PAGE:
If art’s objective is to challenge spectators—to make a statement or change one’s point of view—then can’t a tattoo be deemed art, too? Like most heatedly debated issues, the answer is very subjective, and changes based on who you’re talking to.
As per Cristian Petru Panaite, assistant curator of shows at the New York Historical Society (NYHS), the answer is very simple. If a person aims for their tattoos to be art, in that case, They are. Panaite lately curated “Tattooed New York,” a new event that talks about the surge of tattoo customs in New York City from its origins on the Bowery in the ’20s and ’30s to these days. The show includes over 250 works that complete a vibrant history long overlooked by the textbooks. New York’s tattoo history continues to be passed around verbally by “land pirates” of the industry, he says, but has seldom been delivered together in this way.
A tattoo is an absolute form of art
As the stigma around tattoos ends, and artists try things out with the medium, tattoo enthusiasts are impending their marks like fine art, gathering tattoos on their skin from a range of artists that they observe, much in the same manner that an enthusiast would collect canvases and sculptures by the artists they adore. Some hobbyists are even collecting human skin.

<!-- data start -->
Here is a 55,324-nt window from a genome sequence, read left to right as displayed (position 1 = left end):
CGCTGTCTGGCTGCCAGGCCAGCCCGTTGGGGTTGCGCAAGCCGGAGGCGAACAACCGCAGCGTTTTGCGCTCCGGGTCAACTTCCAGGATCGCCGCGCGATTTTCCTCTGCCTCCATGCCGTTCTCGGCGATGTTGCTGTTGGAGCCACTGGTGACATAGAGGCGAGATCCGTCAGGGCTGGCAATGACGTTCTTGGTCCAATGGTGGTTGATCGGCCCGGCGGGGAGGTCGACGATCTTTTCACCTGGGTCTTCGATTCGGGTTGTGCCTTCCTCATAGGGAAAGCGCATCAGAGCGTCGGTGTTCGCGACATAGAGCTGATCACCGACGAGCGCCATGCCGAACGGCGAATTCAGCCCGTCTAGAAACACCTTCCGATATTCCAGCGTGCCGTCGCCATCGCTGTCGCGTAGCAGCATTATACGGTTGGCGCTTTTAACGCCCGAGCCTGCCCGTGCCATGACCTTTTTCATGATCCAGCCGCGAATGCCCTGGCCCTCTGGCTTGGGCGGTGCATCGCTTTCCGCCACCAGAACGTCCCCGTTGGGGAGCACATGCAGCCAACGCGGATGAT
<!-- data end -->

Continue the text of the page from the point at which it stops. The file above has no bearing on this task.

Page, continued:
It is the only type of art that stays with you forever
Multi-disciplinary artist Bruno Levy views tattooing as one of the finest art forms, untainted by the exhibitions of the modern art society, or by money. “It’s a very strong visual language,” he claims, observing that the art form has no alternative market, nor enthusiasts who want to keep your work in a cellar or flip it when they consider it doesn’t go with the couch. Tattooing is an art that goes around in the world with an individual for as long as they live. Furthermore, taxi Breda provides traveler transport in and around Breda, airport transportation, group travel and also party transport.